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This article in SSSAJ

  1. Vol. 39 No. 3, p. 430-436
     
    Received: Apr 11, 1974


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doi:10.2136/sssaj1975.03615995003900030022x

A Field Study of Soil Water Depletion Patterns in Presence of Growing Soybean Roots: II. Effect of Plant Growth on Soil Water Pressure and Water Loss Patterns1

  1. L. M. Arya,
  2. G. R. Blake and
  3. D. A. Farrell2

Abstract

Abstract

Soil-water pressure and water-loss patterns in the root zone of soybean (Glycine max L.) genotype P.I. 79.648 were determined from daily observations during irrigation-drying cycles for four growth periods after planting. Tensiometric measurements of soil water pressure were made on a 10-cm square grid from one plant row to an adjacent one spaced 80 cm apart, and between 10- and 70-cm depths. Water contents were inferred from pressure-water content relationships.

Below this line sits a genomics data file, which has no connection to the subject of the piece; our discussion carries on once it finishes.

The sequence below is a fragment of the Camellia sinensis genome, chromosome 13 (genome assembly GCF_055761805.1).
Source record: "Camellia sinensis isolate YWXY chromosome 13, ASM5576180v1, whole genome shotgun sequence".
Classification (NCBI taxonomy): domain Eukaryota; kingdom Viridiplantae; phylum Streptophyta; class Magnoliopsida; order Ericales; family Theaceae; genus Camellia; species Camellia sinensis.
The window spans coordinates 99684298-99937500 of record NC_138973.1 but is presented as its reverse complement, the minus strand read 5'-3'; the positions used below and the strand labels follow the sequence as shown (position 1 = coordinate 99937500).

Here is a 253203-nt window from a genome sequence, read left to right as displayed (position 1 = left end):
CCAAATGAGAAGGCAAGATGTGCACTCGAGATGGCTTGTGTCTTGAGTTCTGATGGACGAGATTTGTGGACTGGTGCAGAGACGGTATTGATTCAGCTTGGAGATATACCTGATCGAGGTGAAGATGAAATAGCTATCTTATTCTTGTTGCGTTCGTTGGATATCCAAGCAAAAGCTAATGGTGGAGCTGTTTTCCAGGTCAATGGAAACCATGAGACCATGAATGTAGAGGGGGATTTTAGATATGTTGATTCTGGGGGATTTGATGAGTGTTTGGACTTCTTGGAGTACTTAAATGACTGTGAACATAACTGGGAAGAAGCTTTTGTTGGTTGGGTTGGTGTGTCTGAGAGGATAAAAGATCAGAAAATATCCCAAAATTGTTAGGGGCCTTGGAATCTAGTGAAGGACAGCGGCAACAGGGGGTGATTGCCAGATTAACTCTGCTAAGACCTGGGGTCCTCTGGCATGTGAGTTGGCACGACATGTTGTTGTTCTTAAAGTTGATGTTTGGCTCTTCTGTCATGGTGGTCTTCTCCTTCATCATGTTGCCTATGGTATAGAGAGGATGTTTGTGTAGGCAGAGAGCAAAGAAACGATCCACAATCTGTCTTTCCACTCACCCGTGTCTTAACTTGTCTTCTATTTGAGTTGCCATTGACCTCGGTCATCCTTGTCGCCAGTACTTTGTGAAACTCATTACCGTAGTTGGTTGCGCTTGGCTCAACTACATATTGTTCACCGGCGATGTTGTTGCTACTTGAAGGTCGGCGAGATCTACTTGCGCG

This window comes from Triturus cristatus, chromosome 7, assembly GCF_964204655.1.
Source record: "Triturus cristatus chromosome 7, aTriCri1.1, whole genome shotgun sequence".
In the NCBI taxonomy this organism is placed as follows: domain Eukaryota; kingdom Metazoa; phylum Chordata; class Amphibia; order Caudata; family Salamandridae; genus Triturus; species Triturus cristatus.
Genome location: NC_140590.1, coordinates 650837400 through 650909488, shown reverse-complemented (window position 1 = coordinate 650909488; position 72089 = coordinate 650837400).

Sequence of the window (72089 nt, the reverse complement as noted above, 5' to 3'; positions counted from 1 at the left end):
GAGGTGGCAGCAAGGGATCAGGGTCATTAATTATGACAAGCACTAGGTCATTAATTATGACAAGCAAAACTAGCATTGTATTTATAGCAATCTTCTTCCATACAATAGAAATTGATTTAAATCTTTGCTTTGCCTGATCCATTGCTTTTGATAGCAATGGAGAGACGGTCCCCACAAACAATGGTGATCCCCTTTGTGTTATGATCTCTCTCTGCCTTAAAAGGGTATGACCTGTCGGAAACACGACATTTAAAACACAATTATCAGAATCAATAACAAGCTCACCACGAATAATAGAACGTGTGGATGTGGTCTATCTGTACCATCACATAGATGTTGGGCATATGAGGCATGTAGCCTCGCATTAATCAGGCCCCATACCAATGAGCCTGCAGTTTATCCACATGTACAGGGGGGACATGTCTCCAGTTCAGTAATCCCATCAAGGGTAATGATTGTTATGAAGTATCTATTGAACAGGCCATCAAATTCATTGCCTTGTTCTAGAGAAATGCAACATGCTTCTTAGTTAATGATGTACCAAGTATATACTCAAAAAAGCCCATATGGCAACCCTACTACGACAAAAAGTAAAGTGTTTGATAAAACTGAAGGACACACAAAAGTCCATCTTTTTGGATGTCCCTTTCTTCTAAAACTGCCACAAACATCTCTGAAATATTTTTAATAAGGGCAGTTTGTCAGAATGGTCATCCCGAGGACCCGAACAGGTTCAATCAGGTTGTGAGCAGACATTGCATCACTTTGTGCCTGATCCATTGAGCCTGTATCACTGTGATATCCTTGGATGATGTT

During the first irrigation-drying cycle, soil-water pressures were marked by strong lateral and vertical gradients. As plants aged from one irrigation-drying cycle to the next, these gradients decreased; soil-water pressures at most depths decreased more slowly with the drying time. The proportional contribution of surface layers to the total water loss from the 10- to 70-cm depth interval decreased as the plants matured while contributions from the lower layers increased. These changing patterns of soil-water pressure and water loss are consistent with the expected shift in root activity.

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